Siemens Energy shares plunged on Friday, after the company revealed that Siemens Gamesa had found that up to 30 percent of its fleet of wind turbines could be defective due to faulty components.
Siemens Energy announced late Thursday that it had conducted a review and found “a substantial increase in the failure rates of wind-turbine components”.
The company stated that it could take many years to repair the defective components and “significantly more costs” than originally estimated. The company reported that new estimates projected $1.09 billion for repairs. However, the final financial impact has yet to be determined.
In light of these findings, the company has decided to withdraw its profit forecast for the year.
Siemens Energy said that it was too early to estimate the financial impact and the effect of reviewing our assumptions.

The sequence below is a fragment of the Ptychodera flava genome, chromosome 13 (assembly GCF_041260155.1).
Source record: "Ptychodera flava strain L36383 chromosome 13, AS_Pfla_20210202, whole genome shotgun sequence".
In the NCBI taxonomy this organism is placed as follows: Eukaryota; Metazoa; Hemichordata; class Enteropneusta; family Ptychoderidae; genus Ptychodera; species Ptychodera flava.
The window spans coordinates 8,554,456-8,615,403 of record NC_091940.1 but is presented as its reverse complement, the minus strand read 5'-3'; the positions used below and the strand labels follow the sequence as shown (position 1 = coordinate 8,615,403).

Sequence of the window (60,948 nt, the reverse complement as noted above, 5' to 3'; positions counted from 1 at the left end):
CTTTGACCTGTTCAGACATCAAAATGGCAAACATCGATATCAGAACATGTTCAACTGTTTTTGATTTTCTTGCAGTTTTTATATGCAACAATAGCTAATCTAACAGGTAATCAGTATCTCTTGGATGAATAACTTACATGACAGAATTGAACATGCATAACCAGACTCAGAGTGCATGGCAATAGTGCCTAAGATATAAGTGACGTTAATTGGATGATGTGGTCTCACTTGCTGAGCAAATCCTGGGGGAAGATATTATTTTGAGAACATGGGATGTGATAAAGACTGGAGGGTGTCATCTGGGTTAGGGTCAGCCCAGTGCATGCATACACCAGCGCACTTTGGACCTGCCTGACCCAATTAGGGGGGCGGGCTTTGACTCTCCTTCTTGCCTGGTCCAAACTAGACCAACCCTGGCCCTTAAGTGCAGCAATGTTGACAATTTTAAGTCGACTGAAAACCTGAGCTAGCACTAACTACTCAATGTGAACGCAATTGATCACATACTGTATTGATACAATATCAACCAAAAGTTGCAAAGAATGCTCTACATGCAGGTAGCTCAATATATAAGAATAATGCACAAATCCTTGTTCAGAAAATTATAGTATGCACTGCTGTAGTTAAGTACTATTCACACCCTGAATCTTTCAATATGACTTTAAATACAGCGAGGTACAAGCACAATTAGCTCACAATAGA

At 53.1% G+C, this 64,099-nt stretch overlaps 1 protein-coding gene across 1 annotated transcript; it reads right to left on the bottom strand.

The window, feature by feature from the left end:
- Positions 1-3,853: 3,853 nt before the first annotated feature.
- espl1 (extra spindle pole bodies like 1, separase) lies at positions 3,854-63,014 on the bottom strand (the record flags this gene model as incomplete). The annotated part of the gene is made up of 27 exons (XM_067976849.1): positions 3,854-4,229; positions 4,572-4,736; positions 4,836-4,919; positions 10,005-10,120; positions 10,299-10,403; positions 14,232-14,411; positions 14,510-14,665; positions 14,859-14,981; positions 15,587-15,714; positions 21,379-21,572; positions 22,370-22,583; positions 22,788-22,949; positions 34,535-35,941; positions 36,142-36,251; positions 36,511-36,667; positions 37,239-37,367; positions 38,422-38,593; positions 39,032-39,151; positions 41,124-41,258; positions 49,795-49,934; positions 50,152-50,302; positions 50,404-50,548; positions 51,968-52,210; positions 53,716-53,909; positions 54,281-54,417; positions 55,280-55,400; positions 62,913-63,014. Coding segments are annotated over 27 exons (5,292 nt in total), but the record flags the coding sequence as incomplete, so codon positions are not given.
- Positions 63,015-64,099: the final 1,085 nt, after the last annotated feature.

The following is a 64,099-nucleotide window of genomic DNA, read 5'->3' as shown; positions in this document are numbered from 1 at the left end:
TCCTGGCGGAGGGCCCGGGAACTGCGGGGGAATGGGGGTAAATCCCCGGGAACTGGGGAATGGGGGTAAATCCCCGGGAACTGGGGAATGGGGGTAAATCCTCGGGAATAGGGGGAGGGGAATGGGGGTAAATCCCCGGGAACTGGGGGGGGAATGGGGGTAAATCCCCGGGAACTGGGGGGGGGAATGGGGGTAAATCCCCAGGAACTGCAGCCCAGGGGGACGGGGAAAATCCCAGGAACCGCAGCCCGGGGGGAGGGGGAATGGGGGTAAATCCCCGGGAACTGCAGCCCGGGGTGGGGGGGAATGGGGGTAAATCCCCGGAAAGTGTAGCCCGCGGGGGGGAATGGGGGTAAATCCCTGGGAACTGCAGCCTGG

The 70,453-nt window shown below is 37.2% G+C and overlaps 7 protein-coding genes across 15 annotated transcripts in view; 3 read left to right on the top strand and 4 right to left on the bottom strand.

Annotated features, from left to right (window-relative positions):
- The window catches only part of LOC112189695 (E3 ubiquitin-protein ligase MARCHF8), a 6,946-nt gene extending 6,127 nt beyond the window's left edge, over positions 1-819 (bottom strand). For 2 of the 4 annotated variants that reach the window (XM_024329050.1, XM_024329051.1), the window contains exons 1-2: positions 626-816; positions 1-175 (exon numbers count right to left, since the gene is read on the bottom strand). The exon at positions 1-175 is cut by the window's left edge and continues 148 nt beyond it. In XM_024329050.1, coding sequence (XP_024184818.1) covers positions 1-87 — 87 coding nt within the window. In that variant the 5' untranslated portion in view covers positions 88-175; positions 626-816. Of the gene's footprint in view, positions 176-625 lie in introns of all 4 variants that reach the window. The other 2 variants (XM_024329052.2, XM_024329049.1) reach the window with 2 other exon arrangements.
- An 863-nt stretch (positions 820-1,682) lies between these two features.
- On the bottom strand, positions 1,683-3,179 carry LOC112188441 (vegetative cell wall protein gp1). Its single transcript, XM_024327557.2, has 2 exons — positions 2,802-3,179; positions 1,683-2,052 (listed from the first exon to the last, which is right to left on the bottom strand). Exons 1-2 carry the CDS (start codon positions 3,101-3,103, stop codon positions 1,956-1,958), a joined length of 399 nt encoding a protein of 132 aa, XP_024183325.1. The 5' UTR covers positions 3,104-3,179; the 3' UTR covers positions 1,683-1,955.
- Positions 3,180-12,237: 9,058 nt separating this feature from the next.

“However based on our preliminary assessment as of today the potential magnitude of impact leads us, to withdraw the profit assumption for Siemens Gamesa, and therefore the profit guidance of Siemens Energy Group for the fiscal year 2023,” the statement added.
Jochen Eickholt, the CEO of Siemens Gamesa, stated during a Friday analyst conference call that the company estimates between 15-30% on its onshore turbine fleet are affected by component failures.
The Wall Street Journal reported the defective parts included bearings and blades. The Wall Street Journal also reported that turbines can operate for 20 years, but Siemens Energy found wear on both new and older installations.
Christian Bruch, President and CEO at Siemens Energy, explained in the conference call that “the fact that we’ve identified more quality issues marks a significant step back for us.” These problems are more serious than we previously knew, and are linked directly to a small number of important suppliers.
Bruch said that “at this time, we think the costs will likely be more than 1 billion euros.” Bruch claimed that the company had “swept too much under the rug”.
Siemens Energy shares fell over 37% after the announcement on Friday, amid an uncertain profit forecast and questionable repair costs.